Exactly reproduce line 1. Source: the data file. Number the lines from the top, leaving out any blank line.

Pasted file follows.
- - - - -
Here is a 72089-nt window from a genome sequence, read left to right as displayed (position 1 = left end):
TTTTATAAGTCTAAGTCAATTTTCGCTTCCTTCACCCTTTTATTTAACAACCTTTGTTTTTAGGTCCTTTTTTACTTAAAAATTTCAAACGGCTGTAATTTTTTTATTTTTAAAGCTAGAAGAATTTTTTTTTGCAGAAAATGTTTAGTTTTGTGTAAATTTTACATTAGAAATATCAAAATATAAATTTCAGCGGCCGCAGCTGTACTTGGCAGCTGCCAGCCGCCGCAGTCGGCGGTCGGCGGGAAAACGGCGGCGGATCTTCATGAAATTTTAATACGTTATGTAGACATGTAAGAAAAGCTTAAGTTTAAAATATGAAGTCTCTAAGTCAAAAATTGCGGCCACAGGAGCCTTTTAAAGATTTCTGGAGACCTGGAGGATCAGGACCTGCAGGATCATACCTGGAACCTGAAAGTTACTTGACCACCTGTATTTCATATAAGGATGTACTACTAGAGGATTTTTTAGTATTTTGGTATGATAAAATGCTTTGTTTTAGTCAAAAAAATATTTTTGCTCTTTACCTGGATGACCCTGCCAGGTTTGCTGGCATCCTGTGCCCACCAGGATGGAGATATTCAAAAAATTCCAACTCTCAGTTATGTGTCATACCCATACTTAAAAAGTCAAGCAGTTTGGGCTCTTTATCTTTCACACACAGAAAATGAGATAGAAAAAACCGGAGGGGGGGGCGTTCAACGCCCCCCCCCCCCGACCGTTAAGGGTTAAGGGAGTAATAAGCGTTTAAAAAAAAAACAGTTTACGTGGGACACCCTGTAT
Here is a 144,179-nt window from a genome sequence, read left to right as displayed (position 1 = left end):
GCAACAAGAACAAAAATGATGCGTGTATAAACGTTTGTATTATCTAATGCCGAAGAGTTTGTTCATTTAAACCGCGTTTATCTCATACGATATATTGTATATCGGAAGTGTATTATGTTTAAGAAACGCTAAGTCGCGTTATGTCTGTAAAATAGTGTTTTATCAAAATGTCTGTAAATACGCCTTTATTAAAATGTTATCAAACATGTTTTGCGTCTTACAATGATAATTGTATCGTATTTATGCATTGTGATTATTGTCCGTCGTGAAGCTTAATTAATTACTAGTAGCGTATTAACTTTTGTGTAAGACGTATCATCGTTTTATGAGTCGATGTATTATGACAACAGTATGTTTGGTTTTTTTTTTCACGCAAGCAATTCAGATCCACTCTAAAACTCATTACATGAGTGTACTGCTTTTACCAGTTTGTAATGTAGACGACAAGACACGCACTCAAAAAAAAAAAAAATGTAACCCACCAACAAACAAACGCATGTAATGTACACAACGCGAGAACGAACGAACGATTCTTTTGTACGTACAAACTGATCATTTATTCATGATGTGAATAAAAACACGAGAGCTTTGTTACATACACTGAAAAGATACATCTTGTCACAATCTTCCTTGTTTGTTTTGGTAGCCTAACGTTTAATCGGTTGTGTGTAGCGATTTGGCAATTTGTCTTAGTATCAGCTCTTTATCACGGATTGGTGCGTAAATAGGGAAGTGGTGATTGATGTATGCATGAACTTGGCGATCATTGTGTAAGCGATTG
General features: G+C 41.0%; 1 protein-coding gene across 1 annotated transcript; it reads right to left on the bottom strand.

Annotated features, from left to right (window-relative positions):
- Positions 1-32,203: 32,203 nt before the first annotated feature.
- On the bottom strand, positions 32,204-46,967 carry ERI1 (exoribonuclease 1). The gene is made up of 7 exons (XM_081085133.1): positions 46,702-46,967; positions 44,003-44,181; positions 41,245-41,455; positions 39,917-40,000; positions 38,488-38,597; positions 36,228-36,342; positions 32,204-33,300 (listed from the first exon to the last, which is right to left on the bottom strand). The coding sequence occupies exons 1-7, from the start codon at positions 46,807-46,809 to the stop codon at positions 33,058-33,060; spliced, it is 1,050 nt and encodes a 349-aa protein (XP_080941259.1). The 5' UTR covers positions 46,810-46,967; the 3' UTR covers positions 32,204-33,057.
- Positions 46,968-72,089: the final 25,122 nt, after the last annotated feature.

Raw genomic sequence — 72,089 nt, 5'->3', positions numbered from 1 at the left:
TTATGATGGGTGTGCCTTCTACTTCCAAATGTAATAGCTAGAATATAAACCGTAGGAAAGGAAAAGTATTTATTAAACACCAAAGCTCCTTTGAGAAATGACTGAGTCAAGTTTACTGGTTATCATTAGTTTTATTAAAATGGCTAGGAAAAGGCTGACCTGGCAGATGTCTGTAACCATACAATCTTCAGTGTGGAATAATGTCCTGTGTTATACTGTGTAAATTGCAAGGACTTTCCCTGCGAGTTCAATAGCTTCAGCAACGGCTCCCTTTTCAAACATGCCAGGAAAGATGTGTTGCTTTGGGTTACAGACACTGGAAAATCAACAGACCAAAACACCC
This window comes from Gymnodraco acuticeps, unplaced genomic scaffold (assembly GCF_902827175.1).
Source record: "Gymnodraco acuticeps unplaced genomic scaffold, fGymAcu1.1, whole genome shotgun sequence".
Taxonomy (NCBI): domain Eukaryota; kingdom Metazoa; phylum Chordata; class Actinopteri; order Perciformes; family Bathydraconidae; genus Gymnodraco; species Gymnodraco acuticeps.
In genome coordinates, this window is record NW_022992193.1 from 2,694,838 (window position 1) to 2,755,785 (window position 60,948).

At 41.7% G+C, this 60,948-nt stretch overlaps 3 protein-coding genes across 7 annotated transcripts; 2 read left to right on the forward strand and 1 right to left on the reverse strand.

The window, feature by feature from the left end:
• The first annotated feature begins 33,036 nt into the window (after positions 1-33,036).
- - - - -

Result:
Here is a 72089-nt window from a genome sequence, read left to right as displayed (position 1 = left end):